Therefore, this study aimed to investigate the responses of the PD process to long-term PFOA stress. The reactor performances were monitored at regular intervals, with a focus on the concentrations of NO2-N, NO3-N, and PFOA. In addition, the composition and structure of EPS were termly analyzed, as well as the abundance and diversity of microbial communities at the phylum and gene levels. The findings of this investigation were expected to contribute to a comprehensive understanding on the influences of PFOA on the PD process.

2. Materials and Methods

2.1. Reactor Setup and Operation

The experiments were carried out in a 4 L sequencing batch reactor (SBR) with domesticated PD sludge (the domestication process is shown in Figure S1). The major components of synthetic wastewater were as follows: sodium acetate (120 mg/L COD), KNO3 (50 mg/L NO3-N), KH2PO3 (0.05 mg/L), CaCl2 (0.4 mg/L), and MgSO4·7H2O (0.2 mg/L). The SBR was performed at room temperature (about 25 °C), and the influent pH was maintained at 8.5 ± 0.3 and adjusted with NaHCO3. The reactor was operated for 12 cycles per day with a 50% drainage ratio per cycle, corresponding to a hydraulic retention time (HRT) of 24 h. Sequential feeding (8 min), reaction (30 min), settling (52 min), discharging (9 min) and an idle period (21 min) were involved in a cycle (2 h). PFOA (>99% purity) was purchased from Shanghai Aladdin, China. The environmentally relevant levels of PFOA were 0.1–1 mg/L [22]. To investigate the effect of a high concentration of PFOA exposure on the PD process, 0.1–20 mg/L PFOA was set in our study according to previous studies [27]. The SBR was operated for nearly 180 days, and the whole period was divided into seven phases depending on the PFOA concentrations, i.e., phase I (days 0–25, 0 mg-PFOA/L), phase II (days 26–50, 0.1 mg-PFOA/L), phase III (days 51–75, 0.5 mg-PFOA/L), phase IV (days 76–100, 2 mg-PFOA/L), phase V (days 101–125, 5 mg-PFOA/L), phase VI (days 126–150, 10 mg-PFOA/L), and phase VII (days 151–175, 20 mg-PFOA/L). During the operation period, no sludge was discharged from the SBR except for biomass sampling for analysis of EPS and microbial community.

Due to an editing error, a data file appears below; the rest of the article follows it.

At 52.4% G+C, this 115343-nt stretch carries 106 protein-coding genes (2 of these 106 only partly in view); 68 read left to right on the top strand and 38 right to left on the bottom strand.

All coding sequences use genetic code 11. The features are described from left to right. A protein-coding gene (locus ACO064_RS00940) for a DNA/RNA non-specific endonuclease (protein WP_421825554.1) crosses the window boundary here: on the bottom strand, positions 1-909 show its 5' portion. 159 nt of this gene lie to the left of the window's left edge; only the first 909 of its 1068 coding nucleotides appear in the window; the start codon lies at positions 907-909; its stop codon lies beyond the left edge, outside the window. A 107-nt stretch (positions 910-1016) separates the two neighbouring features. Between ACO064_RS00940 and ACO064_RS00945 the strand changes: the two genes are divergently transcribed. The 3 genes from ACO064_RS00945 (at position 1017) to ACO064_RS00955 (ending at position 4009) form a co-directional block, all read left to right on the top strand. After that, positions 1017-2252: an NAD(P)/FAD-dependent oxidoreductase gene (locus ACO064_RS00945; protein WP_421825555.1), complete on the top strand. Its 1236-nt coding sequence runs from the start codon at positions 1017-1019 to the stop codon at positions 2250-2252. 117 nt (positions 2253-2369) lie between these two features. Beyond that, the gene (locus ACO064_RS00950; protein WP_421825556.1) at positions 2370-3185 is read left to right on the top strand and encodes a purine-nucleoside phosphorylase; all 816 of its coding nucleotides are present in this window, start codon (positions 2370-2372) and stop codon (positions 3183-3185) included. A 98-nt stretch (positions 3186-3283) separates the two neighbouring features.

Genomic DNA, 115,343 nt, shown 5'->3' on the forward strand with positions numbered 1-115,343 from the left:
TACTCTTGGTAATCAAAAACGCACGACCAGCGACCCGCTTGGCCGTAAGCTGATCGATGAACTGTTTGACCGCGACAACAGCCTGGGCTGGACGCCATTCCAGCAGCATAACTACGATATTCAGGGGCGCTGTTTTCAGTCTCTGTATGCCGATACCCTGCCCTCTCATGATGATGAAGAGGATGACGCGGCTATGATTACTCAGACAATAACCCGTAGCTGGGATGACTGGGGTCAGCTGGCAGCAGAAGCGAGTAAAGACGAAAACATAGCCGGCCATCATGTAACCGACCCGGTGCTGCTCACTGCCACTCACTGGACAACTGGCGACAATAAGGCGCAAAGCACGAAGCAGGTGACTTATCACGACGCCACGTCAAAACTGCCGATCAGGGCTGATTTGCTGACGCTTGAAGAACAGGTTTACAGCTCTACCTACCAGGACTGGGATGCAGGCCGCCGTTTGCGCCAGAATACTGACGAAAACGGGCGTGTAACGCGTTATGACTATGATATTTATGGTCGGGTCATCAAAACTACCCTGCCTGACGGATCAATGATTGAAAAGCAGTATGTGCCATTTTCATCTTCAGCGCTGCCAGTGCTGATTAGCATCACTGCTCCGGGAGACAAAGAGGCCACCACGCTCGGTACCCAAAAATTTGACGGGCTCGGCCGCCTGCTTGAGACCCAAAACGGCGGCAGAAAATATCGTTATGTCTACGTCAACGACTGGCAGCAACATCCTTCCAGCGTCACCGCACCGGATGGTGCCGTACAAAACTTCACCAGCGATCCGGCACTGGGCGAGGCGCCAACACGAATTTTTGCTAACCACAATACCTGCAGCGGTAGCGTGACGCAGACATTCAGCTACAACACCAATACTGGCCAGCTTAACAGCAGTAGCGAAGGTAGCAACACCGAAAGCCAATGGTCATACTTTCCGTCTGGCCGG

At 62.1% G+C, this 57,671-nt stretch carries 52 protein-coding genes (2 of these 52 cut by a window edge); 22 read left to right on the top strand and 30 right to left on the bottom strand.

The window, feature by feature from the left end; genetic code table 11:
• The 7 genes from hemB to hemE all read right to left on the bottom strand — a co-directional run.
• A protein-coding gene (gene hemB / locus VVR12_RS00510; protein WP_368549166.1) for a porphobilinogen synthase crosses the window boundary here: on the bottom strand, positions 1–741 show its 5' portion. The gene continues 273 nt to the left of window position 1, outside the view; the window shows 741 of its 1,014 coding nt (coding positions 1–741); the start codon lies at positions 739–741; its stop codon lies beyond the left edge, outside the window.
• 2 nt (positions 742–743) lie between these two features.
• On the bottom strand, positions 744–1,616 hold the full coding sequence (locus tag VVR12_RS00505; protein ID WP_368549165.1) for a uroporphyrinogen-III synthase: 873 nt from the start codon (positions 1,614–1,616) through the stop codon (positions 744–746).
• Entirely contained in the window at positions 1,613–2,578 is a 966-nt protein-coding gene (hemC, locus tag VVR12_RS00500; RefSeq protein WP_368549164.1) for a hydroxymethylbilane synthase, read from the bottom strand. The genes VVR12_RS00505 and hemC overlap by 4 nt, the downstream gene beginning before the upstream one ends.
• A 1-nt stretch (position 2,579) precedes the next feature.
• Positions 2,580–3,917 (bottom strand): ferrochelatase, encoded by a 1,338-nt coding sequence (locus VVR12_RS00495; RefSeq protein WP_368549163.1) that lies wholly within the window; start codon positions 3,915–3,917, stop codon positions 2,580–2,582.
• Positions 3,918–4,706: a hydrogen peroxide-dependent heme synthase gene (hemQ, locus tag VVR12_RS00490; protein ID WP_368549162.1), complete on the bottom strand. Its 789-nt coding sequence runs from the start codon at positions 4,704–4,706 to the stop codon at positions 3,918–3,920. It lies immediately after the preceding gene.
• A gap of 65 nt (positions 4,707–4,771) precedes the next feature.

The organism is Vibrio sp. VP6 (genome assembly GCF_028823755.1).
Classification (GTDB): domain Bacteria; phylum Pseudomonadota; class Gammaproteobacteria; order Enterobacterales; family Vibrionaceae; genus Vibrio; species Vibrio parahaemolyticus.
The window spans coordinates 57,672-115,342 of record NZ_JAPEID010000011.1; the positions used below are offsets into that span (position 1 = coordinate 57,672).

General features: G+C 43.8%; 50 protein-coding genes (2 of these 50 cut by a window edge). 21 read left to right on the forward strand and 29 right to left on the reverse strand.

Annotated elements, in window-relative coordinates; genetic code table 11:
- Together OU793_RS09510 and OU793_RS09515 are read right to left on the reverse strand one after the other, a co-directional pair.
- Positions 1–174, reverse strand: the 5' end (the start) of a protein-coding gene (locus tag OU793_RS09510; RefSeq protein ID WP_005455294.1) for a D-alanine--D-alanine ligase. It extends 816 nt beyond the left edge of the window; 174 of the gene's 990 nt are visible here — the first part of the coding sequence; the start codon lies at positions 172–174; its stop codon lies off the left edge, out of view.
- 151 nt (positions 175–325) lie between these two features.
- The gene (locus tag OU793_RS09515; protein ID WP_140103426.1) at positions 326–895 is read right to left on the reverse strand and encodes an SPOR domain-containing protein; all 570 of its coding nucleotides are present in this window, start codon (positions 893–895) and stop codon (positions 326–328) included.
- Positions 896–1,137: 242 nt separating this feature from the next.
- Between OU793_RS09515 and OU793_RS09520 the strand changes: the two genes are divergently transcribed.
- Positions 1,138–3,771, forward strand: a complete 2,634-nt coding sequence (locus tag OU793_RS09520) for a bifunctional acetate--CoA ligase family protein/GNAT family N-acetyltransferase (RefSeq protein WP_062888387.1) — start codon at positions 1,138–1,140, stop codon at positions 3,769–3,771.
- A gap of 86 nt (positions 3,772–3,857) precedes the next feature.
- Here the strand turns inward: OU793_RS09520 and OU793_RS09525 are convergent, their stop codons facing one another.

2.2. Chemical and Physical Analysis

Influent and effluent samples were collected every day. A 0.45 µm filter was employed to filter the samples before analysis. NO2-N and NO3-N concentrations were measured after filtration through the membrane (0.45 μm) according to the Standard Methods [28]. The nitrite accumulation rate (NAR) and nitrate transformation ratio (NTR) were calculated by the following Equations (1) and (2).